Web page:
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'On-bill' financing law urged to update heating, cooling

Home heating oil gets delivered in Arlington, Mass.

Home heating oil gets delivered in Arlington, Mass. The U.S. Energy Information Administration says Americans using fuel oil, natural gas and propane will pay less this winter. (October 2008) Credit: Getty Images

Energy-efficiency contractors this week on Long Island vowed a new push to pass an "on-bill" financing law that would let homeowners and business owners get new boilers and other equipment installed without paying up front. 

Instead, partial payments for boilers, etc., would be stretched out across many years. 

The phrase "on-bill" refers to the fact that each month's payment for that new boiler is listed on the monthly utility bill. 

It's an idea that has been kicking around in Albany for at least two years, and similar bills are being considered across the United States, including Hawaii. Labor unions have shown a major interest in passage.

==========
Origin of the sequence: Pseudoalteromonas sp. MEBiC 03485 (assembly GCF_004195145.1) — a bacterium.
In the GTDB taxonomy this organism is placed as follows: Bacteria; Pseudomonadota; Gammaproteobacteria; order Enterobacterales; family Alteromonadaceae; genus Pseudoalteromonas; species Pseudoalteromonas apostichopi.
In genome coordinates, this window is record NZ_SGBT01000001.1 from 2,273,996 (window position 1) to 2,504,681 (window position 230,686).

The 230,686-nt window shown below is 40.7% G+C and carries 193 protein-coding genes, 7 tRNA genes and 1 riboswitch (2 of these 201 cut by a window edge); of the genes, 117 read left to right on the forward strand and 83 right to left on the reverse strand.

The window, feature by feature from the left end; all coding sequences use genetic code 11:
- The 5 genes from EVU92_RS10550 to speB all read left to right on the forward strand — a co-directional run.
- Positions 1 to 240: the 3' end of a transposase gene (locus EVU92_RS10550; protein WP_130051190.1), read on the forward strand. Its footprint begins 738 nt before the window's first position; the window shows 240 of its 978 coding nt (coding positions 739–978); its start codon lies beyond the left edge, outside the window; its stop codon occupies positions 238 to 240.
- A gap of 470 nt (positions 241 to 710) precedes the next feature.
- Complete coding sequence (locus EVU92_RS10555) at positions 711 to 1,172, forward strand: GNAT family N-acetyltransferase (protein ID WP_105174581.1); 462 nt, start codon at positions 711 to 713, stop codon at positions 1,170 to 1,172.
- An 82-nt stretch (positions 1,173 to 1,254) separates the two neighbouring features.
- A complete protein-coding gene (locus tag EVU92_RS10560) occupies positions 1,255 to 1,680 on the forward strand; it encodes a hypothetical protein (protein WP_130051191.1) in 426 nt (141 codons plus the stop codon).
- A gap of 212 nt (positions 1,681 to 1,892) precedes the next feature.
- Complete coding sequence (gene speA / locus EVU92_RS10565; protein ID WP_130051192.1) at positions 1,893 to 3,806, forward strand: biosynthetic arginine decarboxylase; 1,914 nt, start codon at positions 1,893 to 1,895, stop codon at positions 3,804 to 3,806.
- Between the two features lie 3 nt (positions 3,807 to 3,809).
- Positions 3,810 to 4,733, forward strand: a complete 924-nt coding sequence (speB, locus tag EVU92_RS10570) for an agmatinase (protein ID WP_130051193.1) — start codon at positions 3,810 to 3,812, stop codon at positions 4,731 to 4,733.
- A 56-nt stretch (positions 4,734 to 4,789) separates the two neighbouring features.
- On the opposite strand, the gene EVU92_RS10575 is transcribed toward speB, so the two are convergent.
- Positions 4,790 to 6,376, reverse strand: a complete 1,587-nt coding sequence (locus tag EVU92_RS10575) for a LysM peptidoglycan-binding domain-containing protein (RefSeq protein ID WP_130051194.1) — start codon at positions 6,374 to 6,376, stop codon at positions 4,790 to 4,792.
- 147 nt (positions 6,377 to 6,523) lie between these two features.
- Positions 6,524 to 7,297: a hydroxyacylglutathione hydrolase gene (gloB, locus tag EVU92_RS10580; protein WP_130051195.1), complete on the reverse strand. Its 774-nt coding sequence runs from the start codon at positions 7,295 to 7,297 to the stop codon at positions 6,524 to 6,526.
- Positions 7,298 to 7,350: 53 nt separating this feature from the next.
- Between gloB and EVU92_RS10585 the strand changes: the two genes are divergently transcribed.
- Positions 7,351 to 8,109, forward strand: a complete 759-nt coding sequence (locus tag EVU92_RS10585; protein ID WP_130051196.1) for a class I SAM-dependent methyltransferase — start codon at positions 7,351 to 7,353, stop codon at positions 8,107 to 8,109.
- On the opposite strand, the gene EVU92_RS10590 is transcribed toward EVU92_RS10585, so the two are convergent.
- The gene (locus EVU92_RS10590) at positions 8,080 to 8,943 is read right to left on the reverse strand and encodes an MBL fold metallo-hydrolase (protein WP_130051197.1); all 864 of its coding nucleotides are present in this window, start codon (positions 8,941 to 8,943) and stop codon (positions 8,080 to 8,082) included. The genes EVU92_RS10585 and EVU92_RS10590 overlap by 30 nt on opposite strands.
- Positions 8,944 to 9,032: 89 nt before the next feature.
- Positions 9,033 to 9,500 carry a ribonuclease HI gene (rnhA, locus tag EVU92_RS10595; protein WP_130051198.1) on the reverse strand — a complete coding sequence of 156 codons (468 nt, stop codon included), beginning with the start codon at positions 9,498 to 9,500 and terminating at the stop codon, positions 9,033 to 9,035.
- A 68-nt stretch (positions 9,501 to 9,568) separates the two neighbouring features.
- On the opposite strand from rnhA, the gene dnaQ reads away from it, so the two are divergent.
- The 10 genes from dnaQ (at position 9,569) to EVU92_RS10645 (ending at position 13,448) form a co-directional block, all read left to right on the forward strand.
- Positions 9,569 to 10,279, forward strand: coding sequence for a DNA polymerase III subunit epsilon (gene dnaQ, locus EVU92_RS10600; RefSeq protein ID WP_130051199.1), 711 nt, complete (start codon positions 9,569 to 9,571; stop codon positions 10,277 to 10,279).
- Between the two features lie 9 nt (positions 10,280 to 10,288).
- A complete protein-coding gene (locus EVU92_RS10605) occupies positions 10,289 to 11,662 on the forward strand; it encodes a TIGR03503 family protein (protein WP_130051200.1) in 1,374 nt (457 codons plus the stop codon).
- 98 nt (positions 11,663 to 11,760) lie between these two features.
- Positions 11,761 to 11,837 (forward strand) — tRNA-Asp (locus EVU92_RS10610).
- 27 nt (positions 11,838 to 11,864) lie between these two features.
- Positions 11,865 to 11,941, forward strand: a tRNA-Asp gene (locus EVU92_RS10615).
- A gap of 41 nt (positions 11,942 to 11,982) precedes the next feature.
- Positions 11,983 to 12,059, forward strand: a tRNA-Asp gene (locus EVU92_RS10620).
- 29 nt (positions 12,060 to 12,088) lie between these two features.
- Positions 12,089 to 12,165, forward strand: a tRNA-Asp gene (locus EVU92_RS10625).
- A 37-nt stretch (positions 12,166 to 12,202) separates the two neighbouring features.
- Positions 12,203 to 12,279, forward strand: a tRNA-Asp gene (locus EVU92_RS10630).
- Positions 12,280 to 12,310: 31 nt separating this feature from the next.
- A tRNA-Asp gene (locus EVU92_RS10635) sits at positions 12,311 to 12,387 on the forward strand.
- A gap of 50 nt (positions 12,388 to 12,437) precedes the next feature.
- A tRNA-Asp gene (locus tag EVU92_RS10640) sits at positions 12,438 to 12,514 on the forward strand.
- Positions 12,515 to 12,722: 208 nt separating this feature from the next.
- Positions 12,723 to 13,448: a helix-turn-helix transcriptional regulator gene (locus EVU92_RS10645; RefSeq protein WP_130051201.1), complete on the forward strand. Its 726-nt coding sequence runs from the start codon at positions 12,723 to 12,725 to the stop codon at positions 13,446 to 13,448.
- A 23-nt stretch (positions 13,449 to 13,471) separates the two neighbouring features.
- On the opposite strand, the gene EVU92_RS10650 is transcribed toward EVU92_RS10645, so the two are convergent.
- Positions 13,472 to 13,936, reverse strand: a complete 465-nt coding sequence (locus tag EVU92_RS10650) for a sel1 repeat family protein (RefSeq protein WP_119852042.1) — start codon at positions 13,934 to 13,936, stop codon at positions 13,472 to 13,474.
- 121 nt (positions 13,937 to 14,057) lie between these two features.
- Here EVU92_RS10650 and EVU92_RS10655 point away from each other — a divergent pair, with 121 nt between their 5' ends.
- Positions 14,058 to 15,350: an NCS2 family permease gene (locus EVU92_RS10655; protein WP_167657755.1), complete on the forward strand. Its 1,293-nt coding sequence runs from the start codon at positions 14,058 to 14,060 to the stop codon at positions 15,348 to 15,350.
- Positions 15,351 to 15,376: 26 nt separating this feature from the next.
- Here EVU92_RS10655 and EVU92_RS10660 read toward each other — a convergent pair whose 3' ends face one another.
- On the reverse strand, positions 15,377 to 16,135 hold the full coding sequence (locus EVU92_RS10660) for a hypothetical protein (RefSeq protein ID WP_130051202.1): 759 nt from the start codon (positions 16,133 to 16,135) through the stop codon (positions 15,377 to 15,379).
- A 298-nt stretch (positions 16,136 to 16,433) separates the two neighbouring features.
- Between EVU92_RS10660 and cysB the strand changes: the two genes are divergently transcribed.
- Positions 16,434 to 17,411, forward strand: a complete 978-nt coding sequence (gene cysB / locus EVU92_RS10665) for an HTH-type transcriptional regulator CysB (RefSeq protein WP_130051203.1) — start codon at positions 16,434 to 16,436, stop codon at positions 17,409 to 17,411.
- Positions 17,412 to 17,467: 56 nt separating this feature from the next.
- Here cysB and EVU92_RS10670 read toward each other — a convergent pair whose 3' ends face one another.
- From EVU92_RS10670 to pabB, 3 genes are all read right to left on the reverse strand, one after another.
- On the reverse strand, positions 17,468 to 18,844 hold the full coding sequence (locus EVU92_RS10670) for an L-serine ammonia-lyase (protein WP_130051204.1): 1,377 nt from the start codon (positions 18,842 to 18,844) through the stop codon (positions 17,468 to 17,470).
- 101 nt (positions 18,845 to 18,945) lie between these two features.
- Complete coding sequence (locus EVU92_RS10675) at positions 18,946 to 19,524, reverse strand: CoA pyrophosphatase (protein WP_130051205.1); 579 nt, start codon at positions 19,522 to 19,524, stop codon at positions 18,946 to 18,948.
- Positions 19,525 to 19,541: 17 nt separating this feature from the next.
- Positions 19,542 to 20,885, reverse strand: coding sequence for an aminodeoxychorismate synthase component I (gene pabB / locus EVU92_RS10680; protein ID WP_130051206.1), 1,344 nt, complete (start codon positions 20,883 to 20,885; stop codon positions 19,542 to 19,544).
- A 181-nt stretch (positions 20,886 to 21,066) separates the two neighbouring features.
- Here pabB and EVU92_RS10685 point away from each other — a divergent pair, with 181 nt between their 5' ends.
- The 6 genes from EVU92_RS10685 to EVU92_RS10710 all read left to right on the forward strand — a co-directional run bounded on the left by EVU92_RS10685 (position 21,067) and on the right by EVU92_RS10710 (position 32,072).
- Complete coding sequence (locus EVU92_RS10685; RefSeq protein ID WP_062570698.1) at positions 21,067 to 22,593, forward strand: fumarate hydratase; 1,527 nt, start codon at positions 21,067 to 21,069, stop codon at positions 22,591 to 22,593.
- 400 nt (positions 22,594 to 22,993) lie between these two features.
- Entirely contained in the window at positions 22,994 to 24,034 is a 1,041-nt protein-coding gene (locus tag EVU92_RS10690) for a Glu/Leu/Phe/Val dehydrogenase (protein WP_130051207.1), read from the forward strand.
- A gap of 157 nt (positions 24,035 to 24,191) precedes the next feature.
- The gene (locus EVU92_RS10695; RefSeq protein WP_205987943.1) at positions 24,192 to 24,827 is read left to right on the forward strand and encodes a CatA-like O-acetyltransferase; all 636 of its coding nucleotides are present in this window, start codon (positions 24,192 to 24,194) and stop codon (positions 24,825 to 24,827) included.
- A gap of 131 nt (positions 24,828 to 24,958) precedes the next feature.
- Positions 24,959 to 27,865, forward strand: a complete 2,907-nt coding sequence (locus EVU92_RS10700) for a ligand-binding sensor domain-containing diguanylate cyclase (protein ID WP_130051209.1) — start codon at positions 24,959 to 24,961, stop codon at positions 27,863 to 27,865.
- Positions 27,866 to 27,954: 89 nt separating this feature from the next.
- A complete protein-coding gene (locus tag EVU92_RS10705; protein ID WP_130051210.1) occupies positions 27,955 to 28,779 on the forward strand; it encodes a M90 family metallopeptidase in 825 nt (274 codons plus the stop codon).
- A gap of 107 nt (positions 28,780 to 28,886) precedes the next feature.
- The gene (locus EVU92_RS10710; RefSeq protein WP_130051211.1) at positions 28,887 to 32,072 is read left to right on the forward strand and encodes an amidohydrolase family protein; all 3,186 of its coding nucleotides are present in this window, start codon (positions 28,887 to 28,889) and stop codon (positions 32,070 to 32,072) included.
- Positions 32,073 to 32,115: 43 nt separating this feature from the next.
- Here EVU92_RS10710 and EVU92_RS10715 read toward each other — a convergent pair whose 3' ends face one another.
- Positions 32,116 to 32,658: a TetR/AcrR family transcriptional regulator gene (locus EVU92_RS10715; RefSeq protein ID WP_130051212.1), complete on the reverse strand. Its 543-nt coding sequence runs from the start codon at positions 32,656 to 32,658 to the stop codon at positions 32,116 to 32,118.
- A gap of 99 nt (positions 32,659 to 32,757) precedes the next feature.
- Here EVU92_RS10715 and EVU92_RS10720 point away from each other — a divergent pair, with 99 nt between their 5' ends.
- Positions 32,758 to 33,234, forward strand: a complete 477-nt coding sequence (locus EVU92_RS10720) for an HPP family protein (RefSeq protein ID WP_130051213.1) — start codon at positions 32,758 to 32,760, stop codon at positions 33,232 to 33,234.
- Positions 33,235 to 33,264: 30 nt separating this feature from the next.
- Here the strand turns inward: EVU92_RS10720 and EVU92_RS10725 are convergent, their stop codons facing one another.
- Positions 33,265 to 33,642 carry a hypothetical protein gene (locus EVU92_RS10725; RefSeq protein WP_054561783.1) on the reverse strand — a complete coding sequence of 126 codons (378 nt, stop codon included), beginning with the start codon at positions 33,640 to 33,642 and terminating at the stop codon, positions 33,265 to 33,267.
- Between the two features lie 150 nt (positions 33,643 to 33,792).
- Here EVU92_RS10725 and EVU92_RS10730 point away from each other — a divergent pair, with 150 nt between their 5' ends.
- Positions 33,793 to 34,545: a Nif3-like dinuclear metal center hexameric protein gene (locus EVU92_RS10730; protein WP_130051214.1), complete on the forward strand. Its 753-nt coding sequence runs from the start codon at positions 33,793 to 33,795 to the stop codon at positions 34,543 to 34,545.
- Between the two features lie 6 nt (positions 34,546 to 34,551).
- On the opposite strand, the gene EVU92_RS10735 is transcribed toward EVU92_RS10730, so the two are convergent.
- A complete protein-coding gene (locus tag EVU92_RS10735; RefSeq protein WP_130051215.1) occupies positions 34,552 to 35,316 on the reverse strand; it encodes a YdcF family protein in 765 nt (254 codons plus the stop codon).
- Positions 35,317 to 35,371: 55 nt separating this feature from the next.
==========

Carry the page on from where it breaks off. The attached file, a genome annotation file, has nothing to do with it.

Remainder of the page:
Resistance in New York focuses on the concern that “on-bill” financing would drain scarce government funding from better, more effective programs. 

At various times in the past few years, versions of such a bill have passed the Assembly and the Senate, and at one point former Gov. David Paterson seemed to favor it. 

But Long Island contractors this week said they don’t want to wait any longer, and are ready to employ lots of new workers if Albany would only get going. An announcement for a Merrick news conference Wednesday was titled, "We'll Hire -- if You Pass On-Bill Financing Legislation!" 

"On-bill financing would allow moderate income homeowners to safely and easily access loans for energy retrofits with no upfront costs, boosting demand for the services offered by energy contractors," the contractors said. 

The contractors said the bill could generate "$5 billion in third party investments, retrofit one million homes and business units, and create 60,000 jobs across New York --7,500 of them in Long Island."


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